Does Early Childhood Swimming Increase Intelligence?
In Construction Process by John & Sabrina FoleyMay 11, 2015
Every parent wants to give their kid a head start when it comes to learning, cognitive abilities, and coordination. Certainly, things such as pre-school, playing around with neighbourhood friends, and early learning classes are all good ways to do this. But here’s something you may never have considered: swimming lessons. Getting your child involved with swimming, at an early age, has been found to increase intelligence levels and give them higher levels of coordination before they reach 5 years old. How? Here’s the story.
The Griffith University Study
Australia’s Griffith University polled over 7,000 parents, with kids under the age of 5 who were participating in swimming classes. Some were even from the United States, in an attempt to have a broad range of answers. The study aimed to find out when their kids were reaching major lifestyle milestones in emotions, cognitive abilities, and physical fitness. 200 of these children were actually tested in an attempt qualify poll results. The results of the tests border on staggering. Here are some of the findings.
One group of 3-year-old test subjects was up to 15 months ahead of the normal curve in following directions.
Kids a bit older than 4 years old were 10 months ahead in language skills, 11 months ahead in oral expressions, and nearly 7 months ahead in maths skills.Kids nearly 4 years old had better grasping skills by 7 months, and were close to 4 months ahead in locomotive skills.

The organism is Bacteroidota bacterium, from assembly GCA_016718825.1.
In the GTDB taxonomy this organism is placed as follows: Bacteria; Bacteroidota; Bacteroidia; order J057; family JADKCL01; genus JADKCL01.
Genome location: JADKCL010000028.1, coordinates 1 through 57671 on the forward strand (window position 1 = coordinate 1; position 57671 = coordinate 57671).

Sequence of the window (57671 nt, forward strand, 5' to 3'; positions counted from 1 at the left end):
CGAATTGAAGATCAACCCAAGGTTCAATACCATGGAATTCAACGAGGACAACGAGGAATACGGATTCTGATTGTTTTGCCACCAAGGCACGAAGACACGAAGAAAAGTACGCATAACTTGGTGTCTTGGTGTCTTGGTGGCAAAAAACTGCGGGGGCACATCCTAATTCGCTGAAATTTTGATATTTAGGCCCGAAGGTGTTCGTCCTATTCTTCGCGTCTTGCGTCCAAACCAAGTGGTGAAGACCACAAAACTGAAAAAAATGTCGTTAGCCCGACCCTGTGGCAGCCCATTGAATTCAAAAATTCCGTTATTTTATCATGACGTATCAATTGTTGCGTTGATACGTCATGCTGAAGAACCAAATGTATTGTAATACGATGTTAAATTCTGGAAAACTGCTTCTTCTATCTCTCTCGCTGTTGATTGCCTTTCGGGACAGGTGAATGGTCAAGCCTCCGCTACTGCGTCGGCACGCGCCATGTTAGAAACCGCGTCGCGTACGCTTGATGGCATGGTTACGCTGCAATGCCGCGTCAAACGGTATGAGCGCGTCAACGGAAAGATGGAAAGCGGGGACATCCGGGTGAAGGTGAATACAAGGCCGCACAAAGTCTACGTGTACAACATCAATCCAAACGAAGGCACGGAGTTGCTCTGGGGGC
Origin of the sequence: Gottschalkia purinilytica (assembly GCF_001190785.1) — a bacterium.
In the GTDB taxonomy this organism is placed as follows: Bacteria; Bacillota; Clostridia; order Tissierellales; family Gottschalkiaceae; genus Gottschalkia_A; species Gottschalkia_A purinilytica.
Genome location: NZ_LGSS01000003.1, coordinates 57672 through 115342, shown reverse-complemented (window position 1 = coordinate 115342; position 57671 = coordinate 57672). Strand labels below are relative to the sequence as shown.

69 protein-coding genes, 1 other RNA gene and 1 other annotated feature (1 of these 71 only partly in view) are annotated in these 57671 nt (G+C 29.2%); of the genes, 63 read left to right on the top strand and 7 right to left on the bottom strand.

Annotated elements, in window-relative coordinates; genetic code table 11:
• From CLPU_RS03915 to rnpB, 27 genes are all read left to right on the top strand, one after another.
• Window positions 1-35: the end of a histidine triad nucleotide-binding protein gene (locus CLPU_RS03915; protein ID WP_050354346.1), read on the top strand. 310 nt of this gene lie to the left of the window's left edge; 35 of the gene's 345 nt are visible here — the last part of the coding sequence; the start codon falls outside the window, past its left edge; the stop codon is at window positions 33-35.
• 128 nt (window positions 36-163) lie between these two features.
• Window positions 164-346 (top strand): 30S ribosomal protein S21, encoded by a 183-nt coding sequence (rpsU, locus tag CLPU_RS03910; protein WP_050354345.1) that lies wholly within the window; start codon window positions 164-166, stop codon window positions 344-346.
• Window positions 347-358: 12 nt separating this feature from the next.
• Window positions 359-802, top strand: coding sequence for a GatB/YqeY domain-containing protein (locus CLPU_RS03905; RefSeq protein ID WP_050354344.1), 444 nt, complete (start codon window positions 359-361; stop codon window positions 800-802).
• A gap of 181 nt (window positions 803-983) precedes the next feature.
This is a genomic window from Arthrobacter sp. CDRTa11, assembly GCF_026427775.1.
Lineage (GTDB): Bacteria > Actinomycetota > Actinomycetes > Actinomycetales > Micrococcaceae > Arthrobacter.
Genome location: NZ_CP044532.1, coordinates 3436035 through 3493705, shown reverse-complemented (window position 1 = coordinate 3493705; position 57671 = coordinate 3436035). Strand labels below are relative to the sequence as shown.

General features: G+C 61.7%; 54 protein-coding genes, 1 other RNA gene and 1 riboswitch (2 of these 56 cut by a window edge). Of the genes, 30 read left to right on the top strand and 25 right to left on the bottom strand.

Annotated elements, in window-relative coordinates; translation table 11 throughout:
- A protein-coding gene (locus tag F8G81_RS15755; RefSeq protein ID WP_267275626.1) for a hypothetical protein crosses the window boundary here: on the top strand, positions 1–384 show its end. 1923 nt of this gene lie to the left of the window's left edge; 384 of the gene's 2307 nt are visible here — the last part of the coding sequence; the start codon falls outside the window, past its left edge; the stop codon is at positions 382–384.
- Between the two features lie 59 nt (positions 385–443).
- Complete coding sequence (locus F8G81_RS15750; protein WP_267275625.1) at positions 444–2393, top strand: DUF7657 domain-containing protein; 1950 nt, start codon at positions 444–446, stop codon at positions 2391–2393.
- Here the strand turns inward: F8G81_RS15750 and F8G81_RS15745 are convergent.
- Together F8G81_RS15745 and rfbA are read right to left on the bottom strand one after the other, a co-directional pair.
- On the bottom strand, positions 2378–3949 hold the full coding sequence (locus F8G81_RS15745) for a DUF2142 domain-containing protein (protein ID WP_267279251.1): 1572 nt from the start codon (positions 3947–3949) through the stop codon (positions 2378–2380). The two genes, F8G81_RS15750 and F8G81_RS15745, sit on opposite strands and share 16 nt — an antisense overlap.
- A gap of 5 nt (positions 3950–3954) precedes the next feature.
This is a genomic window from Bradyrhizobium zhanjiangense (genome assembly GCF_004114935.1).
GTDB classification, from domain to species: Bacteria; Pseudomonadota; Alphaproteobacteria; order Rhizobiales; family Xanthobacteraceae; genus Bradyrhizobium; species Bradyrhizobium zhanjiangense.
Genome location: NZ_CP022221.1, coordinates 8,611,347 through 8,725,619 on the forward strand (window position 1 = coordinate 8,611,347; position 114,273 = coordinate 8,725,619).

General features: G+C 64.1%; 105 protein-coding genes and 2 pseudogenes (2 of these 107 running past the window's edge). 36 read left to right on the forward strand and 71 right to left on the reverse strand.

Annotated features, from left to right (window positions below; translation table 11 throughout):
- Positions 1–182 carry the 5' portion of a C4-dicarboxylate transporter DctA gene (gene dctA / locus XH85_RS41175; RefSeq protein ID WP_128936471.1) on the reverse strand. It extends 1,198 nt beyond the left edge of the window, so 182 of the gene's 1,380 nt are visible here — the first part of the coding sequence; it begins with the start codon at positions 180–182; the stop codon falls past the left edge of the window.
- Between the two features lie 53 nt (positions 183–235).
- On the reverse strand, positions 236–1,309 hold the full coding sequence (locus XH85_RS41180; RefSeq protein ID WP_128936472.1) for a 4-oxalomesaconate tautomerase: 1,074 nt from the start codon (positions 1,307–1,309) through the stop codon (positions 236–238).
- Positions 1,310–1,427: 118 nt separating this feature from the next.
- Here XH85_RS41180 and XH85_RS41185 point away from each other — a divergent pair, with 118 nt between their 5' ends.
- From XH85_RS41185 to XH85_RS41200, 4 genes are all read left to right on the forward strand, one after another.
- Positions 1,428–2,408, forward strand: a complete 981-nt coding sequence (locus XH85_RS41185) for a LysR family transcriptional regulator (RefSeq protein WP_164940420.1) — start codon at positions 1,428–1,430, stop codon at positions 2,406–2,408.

It’s hard to imagine an actual downside with this study, but there were some areas that were either at or below par with normal developmental skills. These included not being able to spell words as well as those children who didn’t swim, and none of the swimmers were better at catching, kicking, or throwing.
The Findings as a Whole
The facts related to this study found out that child swimmers had far better cognitive abilities than normal, and intellectual comparisons showed that early swimmers were at least months, if not years, ahead of the norm. They were able to write better, had better reading skills, they could count better, and were better able to use building blocks than kids that did not take swimming lessons.
The Bottom Line
The Griffith University study gives evidence that swimming lessons at an early age get kids off to a head start both intellectually and physically. Although no one is quite sure why this is, lead researcher in the study, Robyn Jorgensen, speculates that, “… swim classes are stimulating environments where kids are exposed to detailed instructions, visual cues and rhyming songs, among other experiences that they can connect to the world outside the pool.”
“Many of these differences will be of advantage to children as they transition into school or preschool settings,” Jorgensen concluded.
The bottom line is this: if you want your child to get a boost both mentally and physically during their preschool years, get them enrolled in swimming classes. It will not only be fun for them to participate in, and teach them a very important skill; it will also give them a solid start intellectually before starting school.